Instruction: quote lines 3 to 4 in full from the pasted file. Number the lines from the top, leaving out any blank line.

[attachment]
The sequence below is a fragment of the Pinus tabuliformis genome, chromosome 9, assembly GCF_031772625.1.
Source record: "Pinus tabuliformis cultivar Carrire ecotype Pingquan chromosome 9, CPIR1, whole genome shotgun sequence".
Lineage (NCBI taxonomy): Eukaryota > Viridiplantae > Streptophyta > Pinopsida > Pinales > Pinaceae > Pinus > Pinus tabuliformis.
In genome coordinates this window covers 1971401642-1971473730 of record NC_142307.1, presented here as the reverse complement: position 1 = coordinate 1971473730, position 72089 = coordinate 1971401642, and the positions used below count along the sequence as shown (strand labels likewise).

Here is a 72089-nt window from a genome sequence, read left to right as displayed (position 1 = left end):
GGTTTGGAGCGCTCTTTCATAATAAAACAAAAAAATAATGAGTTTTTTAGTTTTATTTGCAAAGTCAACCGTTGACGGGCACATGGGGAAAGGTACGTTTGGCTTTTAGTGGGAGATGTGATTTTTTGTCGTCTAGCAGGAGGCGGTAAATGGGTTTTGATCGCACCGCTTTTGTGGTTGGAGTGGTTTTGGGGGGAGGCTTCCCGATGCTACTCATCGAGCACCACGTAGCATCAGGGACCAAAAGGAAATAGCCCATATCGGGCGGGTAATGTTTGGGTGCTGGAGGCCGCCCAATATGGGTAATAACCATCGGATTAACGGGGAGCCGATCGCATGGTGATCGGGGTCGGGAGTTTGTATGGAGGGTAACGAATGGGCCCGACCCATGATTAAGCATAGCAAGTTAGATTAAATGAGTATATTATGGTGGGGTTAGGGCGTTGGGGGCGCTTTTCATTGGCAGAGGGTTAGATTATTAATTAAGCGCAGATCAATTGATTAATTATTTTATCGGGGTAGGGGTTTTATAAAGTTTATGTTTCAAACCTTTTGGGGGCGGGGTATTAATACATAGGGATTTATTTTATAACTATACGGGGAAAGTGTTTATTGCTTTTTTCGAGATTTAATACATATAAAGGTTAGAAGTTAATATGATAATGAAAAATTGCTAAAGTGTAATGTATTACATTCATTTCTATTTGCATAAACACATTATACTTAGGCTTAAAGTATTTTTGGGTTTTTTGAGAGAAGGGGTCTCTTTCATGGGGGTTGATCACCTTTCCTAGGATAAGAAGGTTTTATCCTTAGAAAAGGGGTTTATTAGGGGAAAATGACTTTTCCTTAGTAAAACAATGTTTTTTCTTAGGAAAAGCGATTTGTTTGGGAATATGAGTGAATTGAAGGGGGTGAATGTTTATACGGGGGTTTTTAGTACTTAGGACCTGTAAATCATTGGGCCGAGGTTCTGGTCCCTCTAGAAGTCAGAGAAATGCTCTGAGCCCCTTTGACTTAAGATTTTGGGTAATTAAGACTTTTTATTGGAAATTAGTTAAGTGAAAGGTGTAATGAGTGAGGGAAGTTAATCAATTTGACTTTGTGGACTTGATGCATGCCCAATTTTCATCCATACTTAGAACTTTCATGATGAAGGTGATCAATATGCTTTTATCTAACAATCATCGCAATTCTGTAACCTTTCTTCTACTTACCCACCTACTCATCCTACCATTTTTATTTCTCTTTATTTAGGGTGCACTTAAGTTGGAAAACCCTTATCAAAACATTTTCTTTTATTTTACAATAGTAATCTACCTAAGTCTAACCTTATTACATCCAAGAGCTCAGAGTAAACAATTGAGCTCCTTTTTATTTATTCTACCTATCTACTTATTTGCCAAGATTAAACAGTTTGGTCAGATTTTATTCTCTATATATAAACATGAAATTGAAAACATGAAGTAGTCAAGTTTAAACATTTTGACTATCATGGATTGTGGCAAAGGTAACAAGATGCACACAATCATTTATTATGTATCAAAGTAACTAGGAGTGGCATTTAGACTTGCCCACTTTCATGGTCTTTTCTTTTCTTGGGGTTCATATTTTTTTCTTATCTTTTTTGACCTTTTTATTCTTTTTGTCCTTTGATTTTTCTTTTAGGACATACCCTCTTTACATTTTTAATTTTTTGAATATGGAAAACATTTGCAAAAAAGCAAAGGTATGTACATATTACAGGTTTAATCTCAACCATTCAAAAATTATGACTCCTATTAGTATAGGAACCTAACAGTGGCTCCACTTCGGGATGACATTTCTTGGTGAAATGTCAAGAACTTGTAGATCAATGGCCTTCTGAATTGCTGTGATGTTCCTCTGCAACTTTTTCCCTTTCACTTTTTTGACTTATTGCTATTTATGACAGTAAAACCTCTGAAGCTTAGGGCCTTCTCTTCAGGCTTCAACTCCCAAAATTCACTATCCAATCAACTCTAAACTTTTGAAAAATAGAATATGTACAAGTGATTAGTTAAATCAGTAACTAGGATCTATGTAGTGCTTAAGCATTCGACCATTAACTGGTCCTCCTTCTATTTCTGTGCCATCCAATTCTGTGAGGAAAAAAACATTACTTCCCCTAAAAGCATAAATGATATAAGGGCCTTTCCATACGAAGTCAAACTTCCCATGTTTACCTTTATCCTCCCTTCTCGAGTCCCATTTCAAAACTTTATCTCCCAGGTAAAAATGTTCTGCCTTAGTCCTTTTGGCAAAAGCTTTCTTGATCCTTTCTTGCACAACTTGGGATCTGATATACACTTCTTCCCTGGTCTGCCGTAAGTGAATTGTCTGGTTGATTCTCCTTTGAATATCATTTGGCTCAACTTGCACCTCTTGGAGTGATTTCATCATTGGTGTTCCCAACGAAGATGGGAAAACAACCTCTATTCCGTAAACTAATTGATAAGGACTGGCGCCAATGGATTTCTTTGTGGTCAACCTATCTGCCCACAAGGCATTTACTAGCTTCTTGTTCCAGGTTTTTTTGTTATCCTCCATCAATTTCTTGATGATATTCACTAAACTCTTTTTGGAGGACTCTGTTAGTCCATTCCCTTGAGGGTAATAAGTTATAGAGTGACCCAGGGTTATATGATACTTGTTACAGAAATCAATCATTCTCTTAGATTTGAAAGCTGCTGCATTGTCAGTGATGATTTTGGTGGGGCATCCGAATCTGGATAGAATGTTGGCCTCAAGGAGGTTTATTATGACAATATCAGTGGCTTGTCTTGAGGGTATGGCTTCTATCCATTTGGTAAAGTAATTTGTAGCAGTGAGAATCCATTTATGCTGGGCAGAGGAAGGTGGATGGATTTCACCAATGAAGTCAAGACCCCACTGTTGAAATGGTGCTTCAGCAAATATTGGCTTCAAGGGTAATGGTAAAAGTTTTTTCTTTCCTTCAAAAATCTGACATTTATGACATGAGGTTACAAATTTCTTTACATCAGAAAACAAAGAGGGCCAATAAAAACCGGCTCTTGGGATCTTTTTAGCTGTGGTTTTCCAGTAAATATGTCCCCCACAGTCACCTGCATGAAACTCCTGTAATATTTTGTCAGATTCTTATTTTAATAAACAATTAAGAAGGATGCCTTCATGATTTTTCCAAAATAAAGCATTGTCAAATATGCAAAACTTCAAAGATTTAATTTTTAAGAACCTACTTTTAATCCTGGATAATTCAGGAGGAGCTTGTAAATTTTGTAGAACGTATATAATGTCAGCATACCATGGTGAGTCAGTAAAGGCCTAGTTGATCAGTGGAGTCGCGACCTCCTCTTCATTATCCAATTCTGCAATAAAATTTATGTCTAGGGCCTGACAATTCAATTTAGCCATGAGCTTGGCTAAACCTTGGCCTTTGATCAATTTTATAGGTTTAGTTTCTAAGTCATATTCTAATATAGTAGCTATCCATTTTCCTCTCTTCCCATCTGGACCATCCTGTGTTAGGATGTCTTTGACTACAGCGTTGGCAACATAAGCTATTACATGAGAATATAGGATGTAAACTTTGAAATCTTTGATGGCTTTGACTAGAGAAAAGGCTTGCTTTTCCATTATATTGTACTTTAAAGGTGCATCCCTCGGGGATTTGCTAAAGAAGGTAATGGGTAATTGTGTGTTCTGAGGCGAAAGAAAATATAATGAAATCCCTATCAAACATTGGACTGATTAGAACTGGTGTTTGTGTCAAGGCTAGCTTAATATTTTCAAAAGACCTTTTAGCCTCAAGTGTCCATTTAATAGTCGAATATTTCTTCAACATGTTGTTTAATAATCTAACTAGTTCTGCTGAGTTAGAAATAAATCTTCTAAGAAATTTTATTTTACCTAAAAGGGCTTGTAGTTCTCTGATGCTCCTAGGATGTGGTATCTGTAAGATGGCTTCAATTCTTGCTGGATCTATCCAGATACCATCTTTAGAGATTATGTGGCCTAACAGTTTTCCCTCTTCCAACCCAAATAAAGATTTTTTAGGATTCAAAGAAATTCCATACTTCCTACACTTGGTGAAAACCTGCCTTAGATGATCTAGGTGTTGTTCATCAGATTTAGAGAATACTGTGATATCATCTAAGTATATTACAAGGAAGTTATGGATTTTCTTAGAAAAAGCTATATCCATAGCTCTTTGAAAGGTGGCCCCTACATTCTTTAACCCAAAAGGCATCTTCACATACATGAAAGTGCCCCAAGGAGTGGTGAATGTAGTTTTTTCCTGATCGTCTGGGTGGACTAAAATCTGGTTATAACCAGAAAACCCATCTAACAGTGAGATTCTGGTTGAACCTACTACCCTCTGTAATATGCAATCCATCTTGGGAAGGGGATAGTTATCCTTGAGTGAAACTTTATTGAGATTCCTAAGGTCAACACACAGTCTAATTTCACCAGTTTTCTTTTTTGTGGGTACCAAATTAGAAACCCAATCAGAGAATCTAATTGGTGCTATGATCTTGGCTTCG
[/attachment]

Lineage (NCBI taxonomy): Eukaryota > Viridiplantae > Streptophyta > Pinopsida > Pinales > Pinaceae > Pinus > Pinus tabuliformis.
In genome coordinates this window covers 1971401642-1971473730 of record NC_142307.1, presented here as the reverse complement: position 1 = coordinate 1971473730, position 72089 = coordinate 1971401642, and the positions used below count along the sequence as shown (strand labels likewise).